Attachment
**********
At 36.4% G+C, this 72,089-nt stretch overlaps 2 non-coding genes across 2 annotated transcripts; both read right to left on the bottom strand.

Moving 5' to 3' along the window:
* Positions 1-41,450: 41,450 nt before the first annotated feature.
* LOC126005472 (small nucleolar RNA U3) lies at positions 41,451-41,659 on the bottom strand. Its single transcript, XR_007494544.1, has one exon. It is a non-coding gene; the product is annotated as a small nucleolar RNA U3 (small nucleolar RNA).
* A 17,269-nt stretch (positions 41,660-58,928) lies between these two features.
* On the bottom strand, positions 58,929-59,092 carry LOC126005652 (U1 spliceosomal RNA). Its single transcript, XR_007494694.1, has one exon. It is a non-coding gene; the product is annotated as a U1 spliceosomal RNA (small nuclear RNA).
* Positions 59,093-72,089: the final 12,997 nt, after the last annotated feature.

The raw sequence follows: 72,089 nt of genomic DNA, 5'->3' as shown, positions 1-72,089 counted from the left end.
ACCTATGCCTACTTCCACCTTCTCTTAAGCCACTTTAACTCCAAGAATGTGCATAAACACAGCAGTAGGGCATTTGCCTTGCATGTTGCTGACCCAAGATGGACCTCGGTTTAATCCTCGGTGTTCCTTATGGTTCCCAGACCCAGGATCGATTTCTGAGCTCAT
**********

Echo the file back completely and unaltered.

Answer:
At 36.4% G+C, this 72,089-nt stretch overlaps 2 non-coding genes across 2 annotated transcripts; both read right to left on the bottom strand.

Moving 5' to 3' along the window:
* Positions 1-41,450: 41,450 nt before the first annotated feature.
* LOC126005472 (small nucleolar RNA U3) lies at positions 41,451-41,659 on the bottom strand. Its single transcript, XR_007494544.1, has one exon. It is a non-coding gene; the product is annotated as a small nucleolar RNA U3 (small nucleolar RNA).
* A 17,269-nt stretch (positions 41,660-58,928) lies between these two features.
* On the bottom strand, positions 58,929-59,092 carry LOC126005652 (U1 spliceosomal RNA). Its single transcript, XR_007494694.1, has one exon. It is a non-coding gene; the product is annotated as a U1 spliceosomal RNA (small nuclear RNA).
* Positions 59,093-72,089: the final 12,997 nt, after the last annotated feature.

The raw sequence follows: 72,089 nt of genomic DNA, 5'->3' as shown, positions 1-72,089 counted from the left end.
ACCTATGCCTACTTCCACCTTCTCTTAAGCCACTTTAACTCCAAGAATGTGCATAAACACAGCAGTAGGGCATTTGCCTTGCATGTTGCTGACCCAAGATGGACCTCGGTTTAATCCTCGGTGTTCCTTATGGTTCCCAGACCCAGGATCGATTTCTGAGCTCAT